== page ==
Filaggrin Is Your Friend

Science | | 3 minute read.

Filaggrin is your friend.

Filaggrin, found in mature skin cells (the ones that we can over-exfoliate away) is an important, key protein.

The skin desquamates (a layer of the skin comes off in scales or flakes) naturally every 28 days when the most mature cells become detached. It is not necessary, in some cases, to accelerate this process.

Clean, hydrated, elastic skin with a healthy pH shows the same appearance and naturally carries out the process of cell turnover without the need of forceful desquamation. I understand the appeal of exfoliating, as the skin can appear brighter and smoother afterward. However, I can’t help but think, do we all need to make it an essential step in our skincare routine?

… continuously?

In my experience, I have found it way too harsh for some (not all) skin, and the negative impact on the skin’s health outweighs the benefits you may get by exfoliating. To understand why, we must understand skin…

The dead cells (called corneocytes) that accumulate on the surface of the skin act as a barrier and offer protection. Encouraging the desquamation of mature skin cells in any forceful manner can cause the barrier to become unprotected and vulnerable to external factors, such as the weather (or even possible infections).


Many people do not realise that mature skin cells are packed with an essential protein called “filaggrin”.


We need gentle (the key words here are gentle… and controlled) encouragement for desquamation but many people do not realise that mature skin cells are packed with an essential protein called “filaggrin”. This protein is important because, once it finishes its life cycle it releases amino acids and sugars that are essential components of the skin’s Natural Moisturising Factor (NMF).

Here is more data  that some cases of dermatitis are linked to low levels of filaggrin in the skin.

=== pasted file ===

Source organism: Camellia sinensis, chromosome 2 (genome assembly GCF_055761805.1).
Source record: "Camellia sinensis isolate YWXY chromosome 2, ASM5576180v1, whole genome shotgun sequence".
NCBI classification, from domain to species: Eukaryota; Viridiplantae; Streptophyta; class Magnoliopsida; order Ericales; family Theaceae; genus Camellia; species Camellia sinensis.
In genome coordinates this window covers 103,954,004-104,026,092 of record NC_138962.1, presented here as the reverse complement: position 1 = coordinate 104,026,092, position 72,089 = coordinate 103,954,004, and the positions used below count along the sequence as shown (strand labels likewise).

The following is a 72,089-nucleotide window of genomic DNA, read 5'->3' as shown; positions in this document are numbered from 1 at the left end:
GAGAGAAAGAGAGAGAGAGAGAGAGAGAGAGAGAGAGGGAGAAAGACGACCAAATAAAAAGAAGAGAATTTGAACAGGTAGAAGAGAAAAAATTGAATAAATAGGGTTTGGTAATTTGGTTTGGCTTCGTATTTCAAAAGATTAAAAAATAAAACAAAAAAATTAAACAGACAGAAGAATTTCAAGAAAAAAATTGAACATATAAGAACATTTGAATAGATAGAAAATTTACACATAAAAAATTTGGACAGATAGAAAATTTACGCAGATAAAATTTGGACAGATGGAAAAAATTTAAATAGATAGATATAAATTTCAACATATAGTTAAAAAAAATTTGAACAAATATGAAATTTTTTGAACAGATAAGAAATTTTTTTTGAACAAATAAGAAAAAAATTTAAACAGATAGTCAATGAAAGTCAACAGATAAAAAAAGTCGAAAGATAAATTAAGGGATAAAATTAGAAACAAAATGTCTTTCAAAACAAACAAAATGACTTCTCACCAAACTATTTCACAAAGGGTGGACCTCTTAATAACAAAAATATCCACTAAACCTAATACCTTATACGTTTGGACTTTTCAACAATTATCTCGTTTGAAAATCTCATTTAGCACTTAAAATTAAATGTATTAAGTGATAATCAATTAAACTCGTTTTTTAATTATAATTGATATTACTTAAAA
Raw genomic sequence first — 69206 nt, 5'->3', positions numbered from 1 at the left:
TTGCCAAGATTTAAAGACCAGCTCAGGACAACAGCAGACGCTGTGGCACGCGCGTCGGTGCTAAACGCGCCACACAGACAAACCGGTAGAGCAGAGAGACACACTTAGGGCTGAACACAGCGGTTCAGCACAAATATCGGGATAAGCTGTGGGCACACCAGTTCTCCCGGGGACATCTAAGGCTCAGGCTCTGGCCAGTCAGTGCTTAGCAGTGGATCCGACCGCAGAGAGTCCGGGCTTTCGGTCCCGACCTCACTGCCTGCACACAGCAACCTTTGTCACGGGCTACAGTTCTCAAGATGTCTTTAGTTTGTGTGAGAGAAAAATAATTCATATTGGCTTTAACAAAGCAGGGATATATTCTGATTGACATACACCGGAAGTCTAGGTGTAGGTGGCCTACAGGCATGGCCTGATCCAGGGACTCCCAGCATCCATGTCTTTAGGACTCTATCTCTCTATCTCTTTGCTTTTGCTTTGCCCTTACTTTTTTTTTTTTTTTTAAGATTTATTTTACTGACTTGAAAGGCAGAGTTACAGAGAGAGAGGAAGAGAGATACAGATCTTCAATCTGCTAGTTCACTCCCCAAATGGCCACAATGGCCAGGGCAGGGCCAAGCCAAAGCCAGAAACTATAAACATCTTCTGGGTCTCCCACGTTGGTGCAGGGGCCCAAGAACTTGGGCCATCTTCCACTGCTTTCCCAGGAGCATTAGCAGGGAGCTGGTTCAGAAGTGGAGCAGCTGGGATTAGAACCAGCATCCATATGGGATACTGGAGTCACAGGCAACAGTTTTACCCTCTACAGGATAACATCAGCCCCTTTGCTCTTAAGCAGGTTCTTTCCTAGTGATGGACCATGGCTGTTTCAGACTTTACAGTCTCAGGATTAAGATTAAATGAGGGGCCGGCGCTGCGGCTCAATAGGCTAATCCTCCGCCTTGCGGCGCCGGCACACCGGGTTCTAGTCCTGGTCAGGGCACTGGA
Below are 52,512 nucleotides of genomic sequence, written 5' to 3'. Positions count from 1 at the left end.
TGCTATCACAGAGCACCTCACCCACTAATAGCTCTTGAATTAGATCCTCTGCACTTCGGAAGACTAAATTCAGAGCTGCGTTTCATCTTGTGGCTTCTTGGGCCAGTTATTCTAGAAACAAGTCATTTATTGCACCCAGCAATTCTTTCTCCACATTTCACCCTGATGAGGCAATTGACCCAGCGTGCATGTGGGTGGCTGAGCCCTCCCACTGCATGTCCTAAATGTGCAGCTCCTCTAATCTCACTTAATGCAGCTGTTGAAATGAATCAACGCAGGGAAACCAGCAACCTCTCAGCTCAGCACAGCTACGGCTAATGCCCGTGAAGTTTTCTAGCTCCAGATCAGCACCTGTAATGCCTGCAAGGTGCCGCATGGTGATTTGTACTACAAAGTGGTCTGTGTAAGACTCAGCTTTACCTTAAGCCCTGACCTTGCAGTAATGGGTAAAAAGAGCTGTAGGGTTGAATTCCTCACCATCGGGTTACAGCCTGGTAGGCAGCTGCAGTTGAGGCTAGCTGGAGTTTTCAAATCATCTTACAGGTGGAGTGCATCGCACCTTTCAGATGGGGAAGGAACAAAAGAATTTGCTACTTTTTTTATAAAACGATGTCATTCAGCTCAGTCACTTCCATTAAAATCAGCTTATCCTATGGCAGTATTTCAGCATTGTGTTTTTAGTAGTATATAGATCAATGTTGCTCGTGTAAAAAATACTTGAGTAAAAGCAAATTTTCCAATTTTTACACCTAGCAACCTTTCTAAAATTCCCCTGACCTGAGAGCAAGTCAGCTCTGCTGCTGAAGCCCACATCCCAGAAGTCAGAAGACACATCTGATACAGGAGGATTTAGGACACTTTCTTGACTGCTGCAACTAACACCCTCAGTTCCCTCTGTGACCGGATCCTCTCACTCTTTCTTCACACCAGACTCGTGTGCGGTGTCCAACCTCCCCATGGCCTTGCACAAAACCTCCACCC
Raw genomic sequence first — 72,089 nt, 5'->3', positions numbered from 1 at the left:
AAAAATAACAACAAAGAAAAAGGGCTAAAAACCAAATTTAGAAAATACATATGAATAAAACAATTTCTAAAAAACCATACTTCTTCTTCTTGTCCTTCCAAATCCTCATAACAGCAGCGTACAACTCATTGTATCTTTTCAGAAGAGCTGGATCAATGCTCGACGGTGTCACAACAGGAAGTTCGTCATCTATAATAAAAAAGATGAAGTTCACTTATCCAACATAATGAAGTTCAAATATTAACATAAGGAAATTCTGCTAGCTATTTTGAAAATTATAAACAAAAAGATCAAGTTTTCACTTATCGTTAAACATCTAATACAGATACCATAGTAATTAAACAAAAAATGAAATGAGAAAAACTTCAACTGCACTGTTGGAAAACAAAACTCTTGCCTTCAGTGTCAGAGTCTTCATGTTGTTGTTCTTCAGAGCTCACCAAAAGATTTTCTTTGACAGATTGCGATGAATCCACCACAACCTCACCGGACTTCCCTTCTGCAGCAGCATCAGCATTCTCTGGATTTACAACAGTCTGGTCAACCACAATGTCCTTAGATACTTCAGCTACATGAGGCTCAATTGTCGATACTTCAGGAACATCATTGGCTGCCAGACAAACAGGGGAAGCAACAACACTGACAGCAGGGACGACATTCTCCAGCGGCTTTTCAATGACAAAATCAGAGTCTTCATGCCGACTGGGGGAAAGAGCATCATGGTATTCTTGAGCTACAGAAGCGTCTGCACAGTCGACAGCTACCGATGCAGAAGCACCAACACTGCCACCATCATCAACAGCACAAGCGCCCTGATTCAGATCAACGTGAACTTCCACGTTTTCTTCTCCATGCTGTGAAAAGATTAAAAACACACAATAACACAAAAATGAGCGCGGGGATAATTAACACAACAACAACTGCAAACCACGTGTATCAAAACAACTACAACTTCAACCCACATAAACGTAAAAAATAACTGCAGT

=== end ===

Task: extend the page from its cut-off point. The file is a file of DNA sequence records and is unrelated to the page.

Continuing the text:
I have seen dermatitis and periorbital dermatitis many times and treated it successfully. I have found hormonal changes can be linked to it, leading to excessive production of sebum (a sticky oily substance the body produces to keep the skin moisturised) but sometimes adding random oils or a very rich moisturiser can exacerbate the condition, as it provides the skin with too much additional sebum.

What we need to do, overall, is increase the activity of a group of enzymes called ATPase (Adenosine TriPhosphatase) to help the skin, which are involved in the maturation of profilaggrin into filaggrin.

My most loved Dermalux Tri-Wave (Medical Device) works wonders at inducing an increase in ATP production.

Modulating filaggrin production (also by encouraging specific epidermal moisturising action) is a must for a healthy skin barrier because filaggrin provides a strong, healthy barrier that is more balanced, less stressed, capable of retaining more water, and works fabulously.


The stronger the barrier, the less vulnerable skin becomes to external and internal factors.


If you are unsure reach out to me and I will help you discover what is best for your unique skin in terms of skincare and an exfoliation regime but, in general, for those who live in cities with higher levels of pollution (or those who want a deeper clean) look out for clay masks, as they tend to not cause over-exfoliation.

Clay can be a super gentle physical exfoliant while absorbing dry-oxidized sebum (try to ensure they are non-drying), which is purifying and has a slight exfoliating action. Use of them every 10-14 days for hypersensitive / environmentally sensitive skin (7-10 for sensitive/ combination skin) or once or twice a week for oilier skins, should suffice.

If you are thinking you can get away with a physical exfoliation like a traditional scrub… you won’t. I advise against them even more than some peels: in addition to the irritation that they can cause, some contain microparticles (even those that are of natural origin) that can create microscopic cuts on the outer layers of the epidermis, leaving your skin vulnerable.

Impaired skin integrity is never what we aim for in clinic, or at home.

Ingrid Raphael